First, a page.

Star Trek: Dwellers in the Crucible (1985) – Margaret Wander Bonanno

Before Star Trek V: The Final Frontier came along four years later with the concept of the Planet of Galactic Peace, Margaret Wander Bonanno presented a similar idea in her non-canon Star Trek novel, Dwellers in the Crucible, which finds its way onto the Book Shelf this week.

Set before the events of Star Trek II, the novel is a bit of an oddity and is more of an intellectual novel than some of the previous titles that came before it. It’s also of note that the Star Trek characters that we know and love, and were probably the reason we picked the book up in the first place are decidedly lacking from the text of the novel, as they are used only incidentally.

Instead the novel focuses on the Warrantors of Peace. In effect hostages these Warrantors are held on Vulcan, and are relatives of high ranking members of their home world’s government. Should their world attack any other member of the Federation, the Warrantor will the executed.

The story focuses on Cleante and T’Shael, the human and vulcan representatives respectively. When they and other Warrantors are seized by the Romulan Empire, some of them tortured to death by Klingons working with the Romulans, Cleante and T’Shael are forced to do what they can to survive.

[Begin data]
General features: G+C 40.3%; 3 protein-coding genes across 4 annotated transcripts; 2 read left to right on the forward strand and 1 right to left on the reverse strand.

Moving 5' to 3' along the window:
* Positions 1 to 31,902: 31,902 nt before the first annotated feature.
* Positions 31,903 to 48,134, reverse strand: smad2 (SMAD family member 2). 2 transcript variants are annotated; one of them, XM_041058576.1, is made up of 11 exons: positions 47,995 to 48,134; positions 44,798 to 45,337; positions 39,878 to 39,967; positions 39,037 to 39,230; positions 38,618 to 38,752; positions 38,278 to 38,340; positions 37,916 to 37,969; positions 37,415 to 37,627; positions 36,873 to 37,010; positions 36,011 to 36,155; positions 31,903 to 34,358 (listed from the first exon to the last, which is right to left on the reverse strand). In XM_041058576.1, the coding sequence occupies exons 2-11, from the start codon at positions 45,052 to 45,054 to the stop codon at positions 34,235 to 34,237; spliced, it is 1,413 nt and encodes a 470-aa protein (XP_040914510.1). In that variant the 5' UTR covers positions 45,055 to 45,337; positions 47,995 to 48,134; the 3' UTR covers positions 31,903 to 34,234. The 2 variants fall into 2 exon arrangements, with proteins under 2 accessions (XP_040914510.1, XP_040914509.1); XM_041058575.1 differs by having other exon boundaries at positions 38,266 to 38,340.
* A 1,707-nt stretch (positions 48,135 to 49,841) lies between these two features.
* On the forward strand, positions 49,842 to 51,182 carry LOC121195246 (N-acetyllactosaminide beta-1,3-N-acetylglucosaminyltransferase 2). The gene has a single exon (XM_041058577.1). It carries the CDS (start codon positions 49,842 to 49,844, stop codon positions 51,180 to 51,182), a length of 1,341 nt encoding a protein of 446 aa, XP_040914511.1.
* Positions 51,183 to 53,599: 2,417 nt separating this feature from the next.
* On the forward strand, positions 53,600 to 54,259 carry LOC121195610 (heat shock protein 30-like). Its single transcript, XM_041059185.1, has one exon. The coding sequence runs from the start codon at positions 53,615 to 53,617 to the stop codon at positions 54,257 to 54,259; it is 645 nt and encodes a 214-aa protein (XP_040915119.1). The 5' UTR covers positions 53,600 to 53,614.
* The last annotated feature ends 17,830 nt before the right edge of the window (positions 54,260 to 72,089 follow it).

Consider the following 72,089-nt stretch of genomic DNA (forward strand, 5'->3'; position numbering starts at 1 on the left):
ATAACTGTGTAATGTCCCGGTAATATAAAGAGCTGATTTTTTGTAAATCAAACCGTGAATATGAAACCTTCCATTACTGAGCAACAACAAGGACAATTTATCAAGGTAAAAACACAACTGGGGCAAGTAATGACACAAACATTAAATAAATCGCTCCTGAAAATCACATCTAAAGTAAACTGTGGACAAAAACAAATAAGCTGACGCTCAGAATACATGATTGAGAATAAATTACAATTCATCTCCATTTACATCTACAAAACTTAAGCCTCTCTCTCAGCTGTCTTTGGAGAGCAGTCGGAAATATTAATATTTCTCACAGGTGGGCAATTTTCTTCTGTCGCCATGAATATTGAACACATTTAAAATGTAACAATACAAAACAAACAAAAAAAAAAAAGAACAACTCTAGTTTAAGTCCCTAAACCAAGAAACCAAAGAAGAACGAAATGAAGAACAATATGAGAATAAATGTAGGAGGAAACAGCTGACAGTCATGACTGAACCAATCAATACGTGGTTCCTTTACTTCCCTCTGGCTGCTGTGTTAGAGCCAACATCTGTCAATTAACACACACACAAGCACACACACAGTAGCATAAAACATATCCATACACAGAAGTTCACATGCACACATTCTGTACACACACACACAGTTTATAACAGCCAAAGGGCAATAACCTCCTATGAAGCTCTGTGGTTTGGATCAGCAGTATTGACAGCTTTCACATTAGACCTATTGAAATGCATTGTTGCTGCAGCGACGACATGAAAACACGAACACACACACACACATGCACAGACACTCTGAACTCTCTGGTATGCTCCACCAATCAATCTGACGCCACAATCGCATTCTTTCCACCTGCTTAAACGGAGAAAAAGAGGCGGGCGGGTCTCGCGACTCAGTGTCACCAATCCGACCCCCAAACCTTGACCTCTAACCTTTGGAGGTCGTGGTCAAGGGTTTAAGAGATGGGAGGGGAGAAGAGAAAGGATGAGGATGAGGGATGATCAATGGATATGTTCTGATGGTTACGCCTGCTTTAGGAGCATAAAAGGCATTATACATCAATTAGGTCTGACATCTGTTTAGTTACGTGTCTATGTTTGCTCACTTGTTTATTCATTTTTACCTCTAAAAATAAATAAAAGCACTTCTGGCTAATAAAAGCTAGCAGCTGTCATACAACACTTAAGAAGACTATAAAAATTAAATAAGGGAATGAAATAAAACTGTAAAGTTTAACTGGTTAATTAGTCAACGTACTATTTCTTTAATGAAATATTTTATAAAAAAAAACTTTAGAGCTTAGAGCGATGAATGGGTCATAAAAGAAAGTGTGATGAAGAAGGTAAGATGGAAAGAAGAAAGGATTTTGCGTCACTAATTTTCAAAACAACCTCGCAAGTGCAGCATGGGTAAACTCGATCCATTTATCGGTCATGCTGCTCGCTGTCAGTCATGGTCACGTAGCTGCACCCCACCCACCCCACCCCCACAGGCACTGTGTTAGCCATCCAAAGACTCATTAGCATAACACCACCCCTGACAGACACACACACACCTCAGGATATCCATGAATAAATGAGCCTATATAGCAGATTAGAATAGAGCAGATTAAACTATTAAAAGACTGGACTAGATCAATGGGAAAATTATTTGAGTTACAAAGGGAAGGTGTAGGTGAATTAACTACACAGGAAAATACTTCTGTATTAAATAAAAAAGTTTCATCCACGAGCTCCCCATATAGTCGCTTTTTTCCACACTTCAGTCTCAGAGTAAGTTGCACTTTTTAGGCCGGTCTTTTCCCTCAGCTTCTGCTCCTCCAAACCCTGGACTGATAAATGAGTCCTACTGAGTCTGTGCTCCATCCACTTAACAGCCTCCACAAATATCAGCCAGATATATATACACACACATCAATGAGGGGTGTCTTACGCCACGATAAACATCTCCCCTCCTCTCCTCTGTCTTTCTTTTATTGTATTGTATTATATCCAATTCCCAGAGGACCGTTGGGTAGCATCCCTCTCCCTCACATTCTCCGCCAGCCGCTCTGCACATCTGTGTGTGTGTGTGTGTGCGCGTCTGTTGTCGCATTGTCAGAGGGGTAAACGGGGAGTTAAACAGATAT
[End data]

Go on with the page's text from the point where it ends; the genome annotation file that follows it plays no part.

A friendship develops that parallels that of Kirk and Spock, and themes of friendship, peace, cultural differences and survival are explored.


It’s a good story, but I remember when I first read it in my teen years that I was disappointed that Kirk, Spock and the rest weren’t in it. Or at least enough for my liking.

Revisiting it now I enjoyed it so much more this time around, it still lacks the character moments I would come to expect from a Star Trek novel, but it tells a solid story.

Soon, Paramount would step in and lay out some stronger guidelines for Star Trek novels, and they would eliminate author-created main characters, or at least pushing them back to supporting roles.

For all that I quite liked this one, as it did explore themes and ideas that are relevant to Trek, and it does fit nicely in the Trek world.

Stories like this could fit nicely into story arcs for a Trek series, but you have to wonder if the United Federation of Planets would actually have something like Warrantors of Peace. I think the Federation and Starfleet would have other ideas about maintaining the peace, though maybe not, considering that they did try to do something similar on Nimbus III.

Still, the Human Adventure continues, and each non-canon journey has been interesting in their own way so far, and I will continue to boldly go.




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